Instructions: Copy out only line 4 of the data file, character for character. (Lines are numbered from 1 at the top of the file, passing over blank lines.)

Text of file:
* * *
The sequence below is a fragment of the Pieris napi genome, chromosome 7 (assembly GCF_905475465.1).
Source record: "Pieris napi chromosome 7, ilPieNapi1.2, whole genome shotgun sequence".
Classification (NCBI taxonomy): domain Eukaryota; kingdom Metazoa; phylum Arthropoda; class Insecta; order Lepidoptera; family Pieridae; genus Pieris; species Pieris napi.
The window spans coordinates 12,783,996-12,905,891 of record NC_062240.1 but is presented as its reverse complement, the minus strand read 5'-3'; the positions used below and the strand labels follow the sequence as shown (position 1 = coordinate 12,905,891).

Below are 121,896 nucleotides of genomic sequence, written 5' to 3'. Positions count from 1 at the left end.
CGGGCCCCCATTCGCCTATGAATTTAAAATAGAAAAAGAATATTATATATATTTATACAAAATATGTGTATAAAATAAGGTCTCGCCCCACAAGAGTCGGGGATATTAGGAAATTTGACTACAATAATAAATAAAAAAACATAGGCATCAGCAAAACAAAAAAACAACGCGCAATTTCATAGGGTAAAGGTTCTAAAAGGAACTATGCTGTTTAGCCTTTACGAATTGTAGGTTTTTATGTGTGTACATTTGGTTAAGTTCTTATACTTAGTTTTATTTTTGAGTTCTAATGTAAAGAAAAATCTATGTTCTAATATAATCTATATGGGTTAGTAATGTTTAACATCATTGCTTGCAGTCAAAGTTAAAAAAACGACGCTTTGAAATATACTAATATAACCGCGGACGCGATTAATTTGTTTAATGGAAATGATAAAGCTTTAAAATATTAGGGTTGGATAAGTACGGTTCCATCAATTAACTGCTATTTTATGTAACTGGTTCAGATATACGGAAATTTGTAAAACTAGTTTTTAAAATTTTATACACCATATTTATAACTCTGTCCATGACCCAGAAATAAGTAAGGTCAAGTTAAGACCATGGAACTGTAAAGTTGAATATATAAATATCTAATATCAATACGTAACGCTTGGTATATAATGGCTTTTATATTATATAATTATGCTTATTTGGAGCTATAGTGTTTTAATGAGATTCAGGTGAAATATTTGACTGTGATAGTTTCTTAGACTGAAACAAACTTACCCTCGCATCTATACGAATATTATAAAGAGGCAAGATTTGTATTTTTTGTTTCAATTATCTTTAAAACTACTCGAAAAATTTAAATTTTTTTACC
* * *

The window spans coordinates 12,783,996-12,905,891 of record NC_062240.1 but is presented as its reverse complement, the minus strand read 5'-3'; the positions used below and the strand labels follow the sequence as shown (position 1 = coordinate 12,905,891).